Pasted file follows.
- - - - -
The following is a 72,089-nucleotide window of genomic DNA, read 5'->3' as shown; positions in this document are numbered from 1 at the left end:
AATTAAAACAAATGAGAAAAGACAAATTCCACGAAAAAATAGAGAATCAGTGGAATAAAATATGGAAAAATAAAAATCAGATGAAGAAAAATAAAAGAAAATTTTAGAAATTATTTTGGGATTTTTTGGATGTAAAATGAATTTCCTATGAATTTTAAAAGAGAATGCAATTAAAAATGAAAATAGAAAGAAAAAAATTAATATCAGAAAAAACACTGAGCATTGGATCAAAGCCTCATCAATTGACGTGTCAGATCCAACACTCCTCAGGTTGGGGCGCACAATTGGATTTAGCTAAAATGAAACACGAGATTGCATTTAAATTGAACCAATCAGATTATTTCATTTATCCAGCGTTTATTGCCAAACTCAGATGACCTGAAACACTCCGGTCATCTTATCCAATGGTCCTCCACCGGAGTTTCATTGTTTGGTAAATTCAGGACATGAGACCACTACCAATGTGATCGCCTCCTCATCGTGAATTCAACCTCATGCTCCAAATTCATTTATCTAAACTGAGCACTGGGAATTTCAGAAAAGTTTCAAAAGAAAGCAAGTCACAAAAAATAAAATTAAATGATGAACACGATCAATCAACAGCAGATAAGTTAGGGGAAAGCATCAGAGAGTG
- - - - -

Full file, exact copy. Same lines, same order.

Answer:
The following is a 72,089-nucleotide window of genomic DNA, read 5'->3' as shown; positions in this document are numbered from 1 at the left end:
AATTAAAACAAATGAGAAAAGACAAATTCCACGAAAAAATAGAGAATCAGTGGAATAAAATATGGAAAAATAAAAATCAGATGAAGAAAAATAAAAGAAAATTTTAGAAATTATTTTGGGATTTTTTGGATGTAAAATGAATTTCCTATGAATTTTAAAAGAGAATGCAATTAAAAATGAAAATAGAAAGAAAAAAATTAATATCAGAAAAAACACTGAGCATTGGATCAAAGCCTCATCAATTGACGTGTCAGATCCAACACTCCTCAGGTTGGGGCGCACAATTGGATTTAGCTAAAATGAAACACGAGATTGCATTTAAATTGAACCAATCAGATTATTTCATTTATCCAGCGTTTATTGCCAAACTCAGATGACCTGAAACACTCCGGTCATCTTATCCAATGGTCCTCCACCGGAGTTTCATTGTTTGGTAAATTCAGGACATGAGACCACTACCAATGTGATCGCCTCCTCATCGTGAATTCAACCTCATGCTCCAAATTCATTTATCTAAACTGAGCACTGGGAATTTCAGAAAAGTTTCAAAAGAAAGCAAGTCACAAAAAATAAAATTAAATGATGAACACGATCAATCAACAGCAGATAAGTTAGGGGAAAGCATCAGAGAGTG